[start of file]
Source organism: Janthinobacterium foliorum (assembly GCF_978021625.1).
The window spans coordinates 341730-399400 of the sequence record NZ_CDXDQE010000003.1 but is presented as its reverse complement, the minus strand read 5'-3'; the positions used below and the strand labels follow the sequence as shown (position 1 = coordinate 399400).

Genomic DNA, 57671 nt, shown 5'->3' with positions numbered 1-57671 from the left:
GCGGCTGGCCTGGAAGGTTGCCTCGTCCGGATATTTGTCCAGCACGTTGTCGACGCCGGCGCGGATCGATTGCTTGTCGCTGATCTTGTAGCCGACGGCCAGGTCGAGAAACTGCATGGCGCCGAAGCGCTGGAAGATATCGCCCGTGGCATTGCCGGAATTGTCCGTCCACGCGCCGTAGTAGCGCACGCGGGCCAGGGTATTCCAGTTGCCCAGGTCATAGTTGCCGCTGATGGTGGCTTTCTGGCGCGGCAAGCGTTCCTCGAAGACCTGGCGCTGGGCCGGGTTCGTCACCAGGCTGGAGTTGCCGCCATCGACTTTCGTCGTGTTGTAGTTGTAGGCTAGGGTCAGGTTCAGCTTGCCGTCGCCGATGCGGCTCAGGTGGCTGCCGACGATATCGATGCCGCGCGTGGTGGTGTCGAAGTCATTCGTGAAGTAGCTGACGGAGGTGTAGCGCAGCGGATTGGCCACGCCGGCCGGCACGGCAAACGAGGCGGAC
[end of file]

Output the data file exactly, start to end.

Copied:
Source organism: Janthinobacterium foliorum (assembly GCF_978021625.1).
The window spans coordinates 341730-399400 of the sequence record NZ_CDXDQE010000003.1 but is presented as its reverse complement, the minus strand read 5'-3'; the positions used below and the strand labels follow the sequence as shown (position 1 = coordinate 399400).

Genomic DNA, 57671 nt, shown 5'->3' with positions numbered 1-57671 from the left:
GCGGCTGGCCTGGAAGGTTGCCTCGTCCGGATATTTGTCCAGCACGTTGTCGACGCCGGCGCGGATCGATTGCTTGTCGCTGATCTTGTAGCCGACGGCCAGGTCGAGAAACTGCATGGCGCCGAAGCGCTGGAAGATATCGCCCGTGGCATTGCCGGAATTGTCCGTCCACGCGCCGTAGTAGCGCACGCGGGCCAGGGTATTCCAGTTGCCCAGGTCATAGTTGCCGCTGATGGTGGCTTTCTGGCGCGGCAAGCGTTCCTCGAAGACCTGGCGCTGGGCCGGGTTCGTCACCAGGCTGGAGTTGCCGCCATCGACTTTCGTCGTGTTGTAGTTGTAGGCTAGGGTCAGGTTCAGCTTGCCGTCGCCGATGCGGCTCAGGTGGCTGCCGACGATATCGATGCCGCGCGTGGTGGTGTCGAAGTCATTCGTGAAGTAGCTGACGGAGGTGTAGCGCAGCGGATTGGCCACGCCGGCCGGCACGGCAAACGAGGCGGAC